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Rosenwald News


Last updated 4/14/2021 at 4:47pm

From left to right are Alfonso and Henry Hutchinson and Mrs. And Mr. Larry Betsill.

Thank you to the Rosenwald alumni who provided questions for what became a collaborative interview that follows. For background, the person that we are asking questions of was a white teacher who taught at an inner city Cleveland public school in 1978. This was the same year they decided to desegregate the county schools. The teacher's seventh grade school was 100 percent black, with only 12 white teachers. This teacher was one of them. It felt like a valuable exploration to be had and an opportunity for conversation.

Rosenwald: How come it took so long (1978) to integrate? Our school, by comparison, started partial integration in 1962, almost completed it in 1963 and had full integration by 1966.

Teacher: I was born and raised in southwest Pennsylvania, not in Cleveland, Ohio. So, it is not a question that I would readily know the answer to. After some research, it seems that Cleveland worked very hard to not integrate their public city schools. They put money into new buildings in the black neighborhoods, hoping this would appease everyone. Knowing this now, it makes sense that the school I taught at, F.D. Roosevelt Jr. High off of 108th and Sinclair, looked pretty darn new.

I didn't question any of the actions taken by the school board at the time. I needed a job and they had an opening for me.

What I remember is starting the school year 1979-1980 with a 100 percent black student population. There were 12 white teachers. I can't remember how many teachers total. I'm going to guess 60, if not more. Some had been at that school for years and years. It never occurred to me to think it was weird/concerning to be a white teacher in a black school.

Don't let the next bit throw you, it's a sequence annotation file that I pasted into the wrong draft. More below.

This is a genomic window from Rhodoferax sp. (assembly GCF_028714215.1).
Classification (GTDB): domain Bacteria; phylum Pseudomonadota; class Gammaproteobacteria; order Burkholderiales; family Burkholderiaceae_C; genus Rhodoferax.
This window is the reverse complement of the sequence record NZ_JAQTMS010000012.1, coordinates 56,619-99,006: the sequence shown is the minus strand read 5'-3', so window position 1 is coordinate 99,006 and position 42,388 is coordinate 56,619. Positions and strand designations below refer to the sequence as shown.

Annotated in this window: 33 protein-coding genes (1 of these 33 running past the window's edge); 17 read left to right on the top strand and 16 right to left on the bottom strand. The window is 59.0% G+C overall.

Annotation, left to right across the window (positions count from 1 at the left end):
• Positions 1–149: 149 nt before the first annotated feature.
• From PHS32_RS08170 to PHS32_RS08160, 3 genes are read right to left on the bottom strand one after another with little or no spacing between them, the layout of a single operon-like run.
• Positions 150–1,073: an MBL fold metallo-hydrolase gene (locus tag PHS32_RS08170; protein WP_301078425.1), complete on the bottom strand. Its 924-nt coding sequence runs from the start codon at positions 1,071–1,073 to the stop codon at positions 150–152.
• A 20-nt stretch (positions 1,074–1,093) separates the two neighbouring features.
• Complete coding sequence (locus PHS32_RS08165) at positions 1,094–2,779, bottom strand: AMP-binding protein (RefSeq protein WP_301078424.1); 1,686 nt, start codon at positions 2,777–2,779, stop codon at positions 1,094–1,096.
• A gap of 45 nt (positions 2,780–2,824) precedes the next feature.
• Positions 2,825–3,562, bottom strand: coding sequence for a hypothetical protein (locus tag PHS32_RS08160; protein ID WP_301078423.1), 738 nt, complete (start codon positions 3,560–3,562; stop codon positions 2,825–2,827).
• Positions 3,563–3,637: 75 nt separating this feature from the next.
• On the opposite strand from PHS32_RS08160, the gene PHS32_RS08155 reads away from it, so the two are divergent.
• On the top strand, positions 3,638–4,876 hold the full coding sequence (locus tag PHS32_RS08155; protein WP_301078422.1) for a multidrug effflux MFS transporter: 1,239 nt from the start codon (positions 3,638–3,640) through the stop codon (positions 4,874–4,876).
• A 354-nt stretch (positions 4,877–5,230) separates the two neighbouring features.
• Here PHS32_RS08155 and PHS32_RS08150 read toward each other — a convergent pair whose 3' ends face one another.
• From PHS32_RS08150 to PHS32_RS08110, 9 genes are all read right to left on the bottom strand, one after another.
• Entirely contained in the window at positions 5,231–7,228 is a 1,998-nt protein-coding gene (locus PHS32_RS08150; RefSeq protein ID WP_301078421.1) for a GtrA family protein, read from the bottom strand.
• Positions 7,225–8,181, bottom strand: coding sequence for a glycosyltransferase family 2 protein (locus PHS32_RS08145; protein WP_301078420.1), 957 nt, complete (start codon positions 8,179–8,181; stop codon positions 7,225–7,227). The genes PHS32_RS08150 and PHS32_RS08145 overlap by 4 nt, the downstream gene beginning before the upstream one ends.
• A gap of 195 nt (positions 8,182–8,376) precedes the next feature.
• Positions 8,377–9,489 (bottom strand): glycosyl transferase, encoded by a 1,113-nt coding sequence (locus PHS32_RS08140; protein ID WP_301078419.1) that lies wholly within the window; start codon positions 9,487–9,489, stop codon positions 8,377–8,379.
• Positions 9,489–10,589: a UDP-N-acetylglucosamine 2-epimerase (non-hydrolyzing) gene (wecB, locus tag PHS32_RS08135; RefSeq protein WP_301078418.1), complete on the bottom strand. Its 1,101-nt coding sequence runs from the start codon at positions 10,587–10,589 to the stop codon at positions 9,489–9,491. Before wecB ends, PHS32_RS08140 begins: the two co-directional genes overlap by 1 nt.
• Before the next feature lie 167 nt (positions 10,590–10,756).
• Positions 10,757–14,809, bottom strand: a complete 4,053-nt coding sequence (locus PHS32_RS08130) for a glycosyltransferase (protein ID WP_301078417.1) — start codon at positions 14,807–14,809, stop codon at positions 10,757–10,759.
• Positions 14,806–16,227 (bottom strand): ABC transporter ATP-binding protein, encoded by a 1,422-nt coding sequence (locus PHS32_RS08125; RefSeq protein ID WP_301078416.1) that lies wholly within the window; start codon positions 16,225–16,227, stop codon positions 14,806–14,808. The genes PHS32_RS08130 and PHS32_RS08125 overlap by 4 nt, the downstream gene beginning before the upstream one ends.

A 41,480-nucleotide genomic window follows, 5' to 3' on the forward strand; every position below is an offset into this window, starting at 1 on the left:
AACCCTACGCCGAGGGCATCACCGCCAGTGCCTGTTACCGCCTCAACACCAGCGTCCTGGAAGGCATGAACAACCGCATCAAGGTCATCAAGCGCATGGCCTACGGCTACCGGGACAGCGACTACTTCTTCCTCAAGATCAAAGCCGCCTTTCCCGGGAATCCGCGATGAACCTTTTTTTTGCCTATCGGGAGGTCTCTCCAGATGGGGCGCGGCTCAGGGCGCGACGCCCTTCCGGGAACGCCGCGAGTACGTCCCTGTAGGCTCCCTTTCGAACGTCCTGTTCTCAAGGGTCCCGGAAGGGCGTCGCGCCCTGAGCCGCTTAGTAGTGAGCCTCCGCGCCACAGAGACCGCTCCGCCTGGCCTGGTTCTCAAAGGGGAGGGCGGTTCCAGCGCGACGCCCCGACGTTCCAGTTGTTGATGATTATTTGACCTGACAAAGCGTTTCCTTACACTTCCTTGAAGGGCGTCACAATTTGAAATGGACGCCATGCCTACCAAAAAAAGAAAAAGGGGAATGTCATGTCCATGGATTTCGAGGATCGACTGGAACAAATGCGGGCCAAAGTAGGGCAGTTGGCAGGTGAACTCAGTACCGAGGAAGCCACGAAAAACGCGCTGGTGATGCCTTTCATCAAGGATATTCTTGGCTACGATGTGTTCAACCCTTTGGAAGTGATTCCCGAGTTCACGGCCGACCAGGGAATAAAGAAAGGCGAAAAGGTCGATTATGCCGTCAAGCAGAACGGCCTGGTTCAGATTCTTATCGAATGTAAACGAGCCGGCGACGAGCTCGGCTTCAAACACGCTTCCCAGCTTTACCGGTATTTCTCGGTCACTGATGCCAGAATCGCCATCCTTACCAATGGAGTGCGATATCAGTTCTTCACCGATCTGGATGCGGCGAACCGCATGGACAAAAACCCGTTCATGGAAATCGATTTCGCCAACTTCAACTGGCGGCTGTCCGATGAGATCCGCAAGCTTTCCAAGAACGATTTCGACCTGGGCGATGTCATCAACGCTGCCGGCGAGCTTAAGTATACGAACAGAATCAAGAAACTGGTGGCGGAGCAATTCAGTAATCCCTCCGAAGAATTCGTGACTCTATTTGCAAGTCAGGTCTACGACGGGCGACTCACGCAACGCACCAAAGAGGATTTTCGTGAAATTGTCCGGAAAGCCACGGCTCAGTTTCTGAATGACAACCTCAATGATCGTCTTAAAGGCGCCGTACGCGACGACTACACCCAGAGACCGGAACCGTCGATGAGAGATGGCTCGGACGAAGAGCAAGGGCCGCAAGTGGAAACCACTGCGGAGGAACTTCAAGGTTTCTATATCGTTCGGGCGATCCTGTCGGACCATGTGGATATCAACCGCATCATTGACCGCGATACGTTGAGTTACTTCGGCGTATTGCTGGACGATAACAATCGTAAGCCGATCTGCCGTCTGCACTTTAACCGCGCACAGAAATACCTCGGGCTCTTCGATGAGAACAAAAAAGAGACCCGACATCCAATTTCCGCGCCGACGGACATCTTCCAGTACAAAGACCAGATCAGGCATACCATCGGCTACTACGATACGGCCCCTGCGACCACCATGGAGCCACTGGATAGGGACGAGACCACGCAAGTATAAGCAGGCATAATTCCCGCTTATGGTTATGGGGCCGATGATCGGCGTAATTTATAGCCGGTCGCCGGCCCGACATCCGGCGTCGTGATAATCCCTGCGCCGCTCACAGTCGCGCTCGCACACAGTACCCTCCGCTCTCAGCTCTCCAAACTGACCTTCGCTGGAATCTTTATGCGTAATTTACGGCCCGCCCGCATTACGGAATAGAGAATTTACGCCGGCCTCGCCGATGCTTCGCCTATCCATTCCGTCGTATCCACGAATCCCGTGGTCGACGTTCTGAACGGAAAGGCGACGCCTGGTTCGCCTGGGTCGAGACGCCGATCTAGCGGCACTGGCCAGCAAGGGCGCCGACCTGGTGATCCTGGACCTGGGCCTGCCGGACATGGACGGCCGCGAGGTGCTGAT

My memory tells me we stayed segregated until January of 1980. The students were bussed to the west side of town, and the white students on the west side of town were bussed to the east side. That bus ride could last a good hour. Bussing changed the whole dynamics of the school. Teachers were given "how to get along" type workshops. The purpose was to help the bussed students feel welcomed and part of the school. Our theme song was "We Are Family" by Sister Sledge. To this day, I can't go without singing that song when on the radio, seeing the expressions on those bussed and not bussed kids' faces as they watched their entire school year be disrupted. The morning announcements would start with that song! Like a song was going to change years of west side vs. east side mentality!

Rosenwald: Were the students bussed to you all or were teachers bussed to black schools?

Teacher: No teachers were moved during integration – only the students. The goal was to bring a percentage of whites over to the black school and a percentage of blacks to the white. In my opinion, very little thought was given to how this would impact the students – the hour-long bus ride to a neighbor you are unfamiliar with. Bussing pretty much put an end to after-school activities. The loss of a community school atmosphere and interactions with the parents, to me, are a very serious and sad consequence to integration. Everything revolved around bussing. Getting the kids on the bus, getting them off, waiting for a late bus, admitting kids to class due to a late bus, which has been in session for 30 minutes.